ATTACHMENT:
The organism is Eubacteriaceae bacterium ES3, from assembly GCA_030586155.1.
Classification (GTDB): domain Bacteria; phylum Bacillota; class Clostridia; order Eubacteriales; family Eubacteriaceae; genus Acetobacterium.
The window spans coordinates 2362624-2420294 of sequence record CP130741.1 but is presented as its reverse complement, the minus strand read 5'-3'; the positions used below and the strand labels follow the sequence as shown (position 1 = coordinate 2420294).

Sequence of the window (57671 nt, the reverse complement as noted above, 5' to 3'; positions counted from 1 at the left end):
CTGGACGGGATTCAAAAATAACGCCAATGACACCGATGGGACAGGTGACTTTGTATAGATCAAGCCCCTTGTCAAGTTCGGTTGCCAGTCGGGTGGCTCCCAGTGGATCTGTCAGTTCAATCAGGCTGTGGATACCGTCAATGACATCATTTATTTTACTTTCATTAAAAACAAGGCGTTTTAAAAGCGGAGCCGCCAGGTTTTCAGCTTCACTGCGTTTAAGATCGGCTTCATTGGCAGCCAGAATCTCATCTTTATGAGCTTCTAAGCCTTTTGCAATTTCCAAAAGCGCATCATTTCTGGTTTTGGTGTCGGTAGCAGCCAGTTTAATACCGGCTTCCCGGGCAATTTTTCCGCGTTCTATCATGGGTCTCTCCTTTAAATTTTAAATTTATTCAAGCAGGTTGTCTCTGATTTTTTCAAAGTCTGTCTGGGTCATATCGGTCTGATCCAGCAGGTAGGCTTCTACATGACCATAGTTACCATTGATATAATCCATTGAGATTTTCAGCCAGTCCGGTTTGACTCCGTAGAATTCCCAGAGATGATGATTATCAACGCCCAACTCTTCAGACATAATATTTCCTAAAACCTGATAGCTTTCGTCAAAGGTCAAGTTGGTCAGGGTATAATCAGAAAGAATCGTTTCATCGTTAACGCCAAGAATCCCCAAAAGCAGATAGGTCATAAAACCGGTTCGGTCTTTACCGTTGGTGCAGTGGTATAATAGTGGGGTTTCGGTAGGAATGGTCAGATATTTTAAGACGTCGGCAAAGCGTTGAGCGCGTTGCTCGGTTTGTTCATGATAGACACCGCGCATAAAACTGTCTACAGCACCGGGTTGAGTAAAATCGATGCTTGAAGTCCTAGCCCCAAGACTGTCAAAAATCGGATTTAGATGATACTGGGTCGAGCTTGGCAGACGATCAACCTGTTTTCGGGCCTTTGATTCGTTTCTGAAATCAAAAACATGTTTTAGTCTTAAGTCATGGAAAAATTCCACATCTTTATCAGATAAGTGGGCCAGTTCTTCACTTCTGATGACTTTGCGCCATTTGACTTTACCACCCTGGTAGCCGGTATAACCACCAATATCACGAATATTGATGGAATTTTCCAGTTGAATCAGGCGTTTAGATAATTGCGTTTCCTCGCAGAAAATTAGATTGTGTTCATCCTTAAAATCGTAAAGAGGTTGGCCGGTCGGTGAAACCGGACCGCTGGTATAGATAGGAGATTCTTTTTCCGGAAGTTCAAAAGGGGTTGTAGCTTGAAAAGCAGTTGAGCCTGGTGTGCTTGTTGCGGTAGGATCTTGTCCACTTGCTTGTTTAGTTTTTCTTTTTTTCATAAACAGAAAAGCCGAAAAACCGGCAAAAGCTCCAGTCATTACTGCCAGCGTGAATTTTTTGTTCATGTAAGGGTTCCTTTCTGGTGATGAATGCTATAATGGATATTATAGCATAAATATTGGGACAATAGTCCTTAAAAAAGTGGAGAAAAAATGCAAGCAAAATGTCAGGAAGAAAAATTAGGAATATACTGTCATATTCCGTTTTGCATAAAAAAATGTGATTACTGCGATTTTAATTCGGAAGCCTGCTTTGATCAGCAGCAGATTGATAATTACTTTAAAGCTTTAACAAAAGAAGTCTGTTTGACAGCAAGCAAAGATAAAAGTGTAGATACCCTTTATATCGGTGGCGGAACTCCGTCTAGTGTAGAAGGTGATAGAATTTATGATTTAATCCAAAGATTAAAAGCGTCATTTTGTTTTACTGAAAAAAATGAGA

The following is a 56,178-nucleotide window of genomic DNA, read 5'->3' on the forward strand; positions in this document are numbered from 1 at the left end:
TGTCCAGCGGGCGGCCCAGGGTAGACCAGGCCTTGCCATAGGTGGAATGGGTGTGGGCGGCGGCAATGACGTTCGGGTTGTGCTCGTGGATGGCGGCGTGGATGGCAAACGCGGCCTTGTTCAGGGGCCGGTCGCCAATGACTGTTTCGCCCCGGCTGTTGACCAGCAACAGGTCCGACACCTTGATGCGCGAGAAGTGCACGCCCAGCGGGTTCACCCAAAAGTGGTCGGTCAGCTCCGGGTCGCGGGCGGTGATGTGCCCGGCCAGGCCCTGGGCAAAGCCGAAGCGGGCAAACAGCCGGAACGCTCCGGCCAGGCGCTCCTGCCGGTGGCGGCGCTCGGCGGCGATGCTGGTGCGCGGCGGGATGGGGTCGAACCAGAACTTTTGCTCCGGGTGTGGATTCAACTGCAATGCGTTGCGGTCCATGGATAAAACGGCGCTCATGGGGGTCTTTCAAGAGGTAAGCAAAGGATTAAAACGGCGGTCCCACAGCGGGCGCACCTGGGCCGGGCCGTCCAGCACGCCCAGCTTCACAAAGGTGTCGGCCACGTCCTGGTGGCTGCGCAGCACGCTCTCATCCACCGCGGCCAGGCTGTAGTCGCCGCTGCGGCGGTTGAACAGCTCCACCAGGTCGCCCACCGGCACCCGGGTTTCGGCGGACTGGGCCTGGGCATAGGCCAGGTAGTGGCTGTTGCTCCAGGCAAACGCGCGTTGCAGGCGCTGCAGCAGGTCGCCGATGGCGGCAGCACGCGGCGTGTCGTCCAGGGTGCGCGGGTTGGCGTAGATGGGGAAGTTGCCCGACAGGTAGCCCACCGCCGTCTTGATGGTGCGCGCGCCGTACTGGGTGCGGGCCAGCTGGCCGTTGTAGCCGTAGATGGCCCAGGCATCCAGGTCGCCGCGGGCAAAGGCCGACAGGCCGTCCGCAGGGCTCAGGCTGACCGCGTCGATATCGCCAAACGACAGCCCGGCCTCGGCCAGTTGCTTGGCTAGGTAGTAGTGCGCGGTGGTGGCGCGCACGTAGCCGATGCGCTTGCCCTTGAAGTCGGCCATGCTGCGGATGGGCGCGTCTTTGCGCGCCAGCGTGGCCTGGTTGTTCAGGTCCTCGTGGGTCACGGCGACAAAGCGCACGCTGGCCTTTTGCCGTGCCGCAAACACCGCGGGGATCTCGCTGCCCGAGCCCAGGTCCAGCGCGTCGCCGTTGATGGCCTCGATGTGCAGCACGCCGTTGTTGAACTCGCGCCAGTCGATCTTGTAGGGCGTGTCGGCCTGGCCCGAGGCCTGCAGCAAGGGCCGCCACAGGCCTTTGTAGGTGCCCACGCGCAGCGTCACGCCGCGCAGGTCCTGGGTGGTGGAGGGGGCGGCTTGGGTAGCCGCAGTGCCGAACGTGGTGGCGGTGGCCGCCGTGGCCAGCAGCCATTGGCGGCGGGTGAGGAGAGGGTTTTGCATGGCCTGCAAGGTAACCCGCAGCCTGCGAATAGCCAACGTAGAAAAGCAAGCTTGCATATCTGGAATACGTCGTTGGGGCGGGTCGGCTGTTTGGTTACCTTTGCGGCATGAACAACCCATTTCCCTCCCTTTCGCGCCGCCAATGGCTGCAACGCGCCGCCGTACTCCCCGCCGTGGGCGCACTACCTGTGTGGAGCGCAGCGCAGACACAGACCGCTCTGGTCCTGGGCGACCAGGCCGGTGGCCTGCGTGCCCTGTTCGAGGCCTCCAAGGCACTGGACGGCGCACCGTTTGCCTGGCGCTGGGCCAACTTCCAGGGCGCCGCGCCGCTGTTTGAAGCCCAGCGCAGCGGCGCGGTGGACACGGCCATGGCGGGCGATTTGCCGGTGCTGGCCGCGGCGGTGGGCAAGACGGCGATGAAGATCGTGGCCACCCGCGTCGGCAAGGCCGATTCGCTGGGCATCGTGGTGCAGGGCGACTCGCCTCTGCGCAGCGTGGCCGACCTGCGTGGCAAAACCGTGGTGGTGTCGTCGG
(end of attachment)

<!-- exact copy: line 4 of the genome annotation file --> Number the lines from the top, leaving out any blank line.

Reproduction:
Sequence of the window (57671 nt, the reverse complement as noted above, 5' to 3'; positions counted from 1 at the left end):